Referer: https://www.SomeSite.com/
Accept-Language: en-us
User-Agent: Mozilla/5.0 (Windows; MSIE 9.0; Windows NT 6.1;
Trident/5.0; BOIE9;ENUS)
UA-CPU: x86
Accept-Encoding: gzip, deflate
Host: www.SomeSite.com
Connection: Keep-Alive
Cookie: VisitorId=002.......

HTTP/1.0 200 OK
Date: Fri, 25 Mar 2011 14:26:18 GMT
Server: Apache-Coyote/1.1
Last-Modified: Fri, 25 Mar 2011 08:13:57 GMT
Content-Type: text/css
Vary: Accept-Encoding
Content-Encoding: gzip
Expires: Thu, 15 Apr 2020 20:00:00 GMT
Cache-Control: private
Connection: close

The use of “Connection: close” had a bigger impact on the website performance, because the site was utilizing HTTPS. As a result on every HTTP request the browser not only had to open a TCP connection, but also had to establish an SSL handshake.

The other interesting fact we noticed was that the problem occurred only on Catchpoint’s Internet Explorer agent, but not in the other agents we were testing from! The same requests were made by all agents, however for IE the site used HTTP 1.0 while for the other browsers HTTP 1.1 .

We repeated the test on the IE agent and modified the user agent to exclude the “MSIE” string – and voilà the server went back to using HTTP1.1 .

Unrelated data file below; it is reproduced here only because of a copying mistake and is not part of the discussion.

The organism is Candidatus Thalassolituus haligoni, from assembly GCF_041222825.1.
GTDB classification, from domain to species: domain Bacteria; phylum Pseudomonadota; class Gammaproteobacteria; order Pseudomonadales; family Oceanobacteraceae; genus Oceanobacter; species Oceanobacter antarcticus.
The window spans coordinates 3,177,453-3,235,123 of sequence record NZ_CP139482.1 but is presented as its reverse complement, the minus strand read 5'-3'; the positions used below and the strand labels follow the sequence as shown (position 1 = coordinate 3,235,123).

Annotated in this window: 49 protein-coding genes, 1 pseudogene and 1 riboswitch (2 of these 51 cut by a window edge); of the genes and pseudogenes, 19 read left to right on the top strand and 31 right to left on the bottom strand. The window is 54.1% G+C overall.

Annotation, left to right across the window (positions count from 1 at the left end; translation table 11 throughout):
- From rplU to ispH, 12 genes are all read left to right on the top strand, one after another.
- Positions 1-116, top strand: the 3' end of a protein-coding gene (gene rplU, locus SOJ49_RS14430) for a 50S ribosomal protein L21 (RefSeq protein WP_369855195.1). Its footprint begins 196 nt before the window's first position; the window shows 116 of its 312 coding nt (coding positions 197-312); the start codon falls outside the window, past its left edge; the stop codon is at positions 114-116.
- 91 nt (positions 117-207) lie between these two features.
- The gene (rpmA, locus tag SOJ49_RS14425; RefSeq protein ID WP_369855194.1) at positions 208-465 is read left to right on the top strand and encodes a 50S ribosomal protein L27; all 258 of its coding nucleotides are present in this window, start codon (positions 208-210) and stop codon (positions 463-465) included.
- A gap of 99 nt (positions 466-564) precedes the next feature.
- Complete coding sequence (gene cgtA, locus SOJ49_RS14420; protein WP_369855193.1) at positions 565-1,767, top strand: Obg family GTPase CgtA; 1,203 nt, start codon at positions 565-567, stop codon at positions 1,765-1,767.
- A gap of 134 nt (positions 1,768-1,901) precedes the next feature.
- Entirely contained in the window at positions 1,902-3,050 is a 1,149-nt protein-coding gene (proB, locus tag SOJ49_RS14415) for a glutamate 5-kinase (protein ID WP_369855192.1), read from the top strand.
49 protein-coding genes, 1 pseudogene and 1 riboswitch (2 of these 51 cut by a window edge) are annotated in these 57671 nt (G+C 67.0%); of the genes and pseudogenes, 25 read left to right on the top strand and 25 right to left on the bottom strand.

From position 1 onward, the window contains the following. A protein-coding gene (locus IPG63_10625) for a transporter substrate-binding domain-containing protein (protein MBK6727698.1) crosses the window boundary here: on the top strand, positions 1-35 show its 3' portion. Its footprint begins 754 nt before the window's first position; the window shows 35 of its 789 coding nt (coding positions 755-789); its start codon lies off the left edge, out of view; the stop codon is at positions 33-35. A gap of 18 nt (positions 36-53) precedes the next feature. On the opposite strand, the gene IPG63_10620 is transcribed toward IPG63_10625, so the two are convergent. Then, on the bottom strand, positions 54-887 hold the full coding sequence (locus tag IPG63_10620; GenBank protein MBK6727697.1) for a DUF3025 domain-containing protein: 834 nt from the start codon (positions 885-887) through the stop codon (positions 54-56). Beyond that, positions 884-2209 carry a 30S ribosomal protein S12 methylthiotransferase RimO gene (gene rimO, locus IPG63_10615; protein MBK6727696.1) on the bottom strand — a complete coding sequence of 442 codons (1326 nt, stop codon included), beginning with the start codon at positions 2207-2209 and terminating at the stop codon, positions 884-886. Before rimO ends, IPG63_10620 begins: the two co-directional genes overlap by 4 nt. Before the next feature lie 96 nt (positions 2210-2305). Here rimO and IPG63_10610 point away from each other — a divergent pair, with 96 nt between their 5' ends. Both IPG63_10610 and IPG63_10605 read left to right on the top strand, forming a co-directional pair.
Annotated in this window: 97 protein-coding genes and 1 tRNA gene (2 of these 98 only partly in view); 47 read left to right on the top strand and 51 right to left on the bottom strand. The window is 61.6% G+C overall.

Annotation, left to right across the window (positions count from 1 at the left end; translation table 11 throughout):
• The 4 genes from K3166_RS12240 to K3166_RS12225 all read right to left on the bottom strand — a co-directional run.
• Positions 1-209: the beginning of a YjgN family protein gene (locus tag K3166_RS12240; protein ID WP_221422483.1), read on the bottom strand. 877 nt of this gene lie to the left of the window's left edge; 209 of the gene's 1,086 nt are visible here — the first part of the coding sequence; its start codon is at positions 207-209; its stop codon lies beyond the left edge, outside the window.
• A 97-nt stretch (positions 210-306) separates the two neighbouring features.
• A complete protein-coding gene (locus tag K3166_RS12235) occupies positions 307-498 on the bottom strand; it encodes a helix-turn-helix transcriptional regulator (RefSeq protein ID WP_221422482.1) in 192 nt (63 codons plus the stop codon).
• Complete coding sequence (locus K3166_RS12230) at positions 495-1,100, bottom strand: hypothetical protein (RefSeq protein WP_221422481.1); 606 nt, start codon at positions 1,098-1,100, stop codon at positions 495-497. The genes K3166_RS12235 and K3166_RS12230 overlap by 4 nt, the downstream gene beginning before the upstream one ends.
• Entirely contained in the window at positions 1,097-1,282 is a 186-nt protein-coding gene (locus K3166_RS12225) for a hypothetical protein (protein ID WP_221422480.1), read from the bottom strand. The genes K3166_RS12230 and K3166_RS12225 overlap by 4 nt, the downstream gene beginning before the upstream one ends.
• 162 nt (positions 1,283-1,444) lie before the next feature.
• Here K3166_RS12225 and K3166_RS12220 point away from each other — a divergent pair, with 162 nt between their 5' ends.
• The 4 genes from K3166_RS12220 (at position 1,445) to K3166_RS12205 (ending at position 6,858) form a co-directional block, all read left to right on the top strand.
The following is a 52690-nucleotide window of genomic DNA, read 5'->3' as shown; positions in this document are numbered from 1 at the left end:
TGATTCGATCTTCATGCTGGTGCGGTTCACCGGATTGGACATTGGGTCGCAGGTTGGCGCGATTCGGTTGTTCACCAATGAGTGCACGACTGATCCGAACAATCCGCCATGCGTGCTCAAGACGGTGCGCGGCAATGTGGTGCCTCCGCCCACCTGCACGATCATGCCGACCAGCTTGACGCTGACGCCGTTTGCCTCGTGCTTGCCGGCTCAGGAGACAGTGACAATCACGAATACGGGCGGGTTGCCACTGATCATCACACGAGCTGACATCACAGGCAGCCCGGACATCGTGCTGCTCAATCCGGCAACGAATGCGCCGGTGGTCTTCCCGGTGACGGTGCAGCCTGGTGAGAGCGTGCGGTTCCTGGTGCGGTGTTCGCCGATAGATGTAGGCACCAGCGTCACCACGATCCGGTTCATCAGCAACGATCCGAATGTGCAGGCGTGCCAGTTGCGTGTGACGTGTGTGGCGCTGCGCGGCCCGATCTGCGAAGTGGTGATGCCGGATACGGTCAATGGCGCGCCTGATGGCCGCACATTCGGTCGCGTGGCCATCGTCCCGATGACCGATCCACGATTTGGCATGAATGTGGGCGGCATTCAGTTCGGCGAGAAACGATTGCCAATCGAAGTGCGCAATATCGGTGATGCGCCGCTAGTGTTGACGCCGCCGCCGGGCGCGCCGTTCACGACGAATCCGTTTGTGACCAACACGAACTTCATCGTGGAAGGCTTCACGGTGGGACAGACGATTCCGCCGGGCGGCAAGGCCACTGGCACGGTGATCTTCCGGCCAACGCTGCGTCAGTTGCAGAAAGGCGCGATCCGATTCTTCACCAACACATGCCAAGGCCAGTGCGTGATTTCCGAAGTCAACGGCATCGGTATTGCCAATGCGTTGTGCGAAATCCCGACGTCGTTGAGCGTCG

GET /layout/css/style-8194-1234.css?v=1234 HTTP/1.1
Accept: */*
Referer: www.SomeSite.com
Accept-Language: en-us
User-Agent: Mozilla/5.0 (Windows; Windows NT 6.1;
Trident/5.0; BOIE9;ENUS)
UA-CPU: x86
Accept-Encoding: gzip, deflate
Host: www.SomeSite.com
Connection: Keep-Alive
Cookie: VisitorId=002.......

HTTP/1.1 200 OK
Date: Fri, 25 Mar 2011 14:35:10 GMT
Server: Apache-Coyote/1.1
Last-Modified: Fri, 25 Mar 2011 05:32:33 GMT
Content-Type: text/css
Vary: Accept-Encoding
Content-Encoding: gzip
Expires: Thu, 15 Apr 2020 20:00:00 GMT
Cache-Control: private
Keep-Alive: timeout=15, max=94
Connection: Keep-Alive
Transfer-Encoding: chunked

It seems like one of the applications rolled-out on their latest release either contained a bug, miss-configuration, or unintended feature – which disable HTTP 1.1 for User Agents containing “MSIE” string. The issue was due to an old Apache configuration which forced HTTP 1.0 and No Keep Alive for browser containing “MSIE” in the user agent string.

Summary

Websites have become more and more complicated relying on multiple services, servers, application – both managed by the website owner or outsourced to other third parties. These internal an external dependencies have a direct impact on the web performance of the pages with varying impact. Monitoring the web performance of the website continuously is key to ensuring its reliability.

Update 1: The website example detailed in this blog post was utilizing HTTPS or secure connections. Eric Law from Microsoft wrote an article a day after this post detailing the impact of “Connection: Close” on the performance of HTTPS websites. The impact of “Connection: close” on HTTPS websites is higher than on HTTP websites, because the browser is required to establish the SSL handshake on every request, adding extra time over the traditional HTTP requests.

Written by

Posted on: March 25th, 2011

Catagory: Outage

Tags: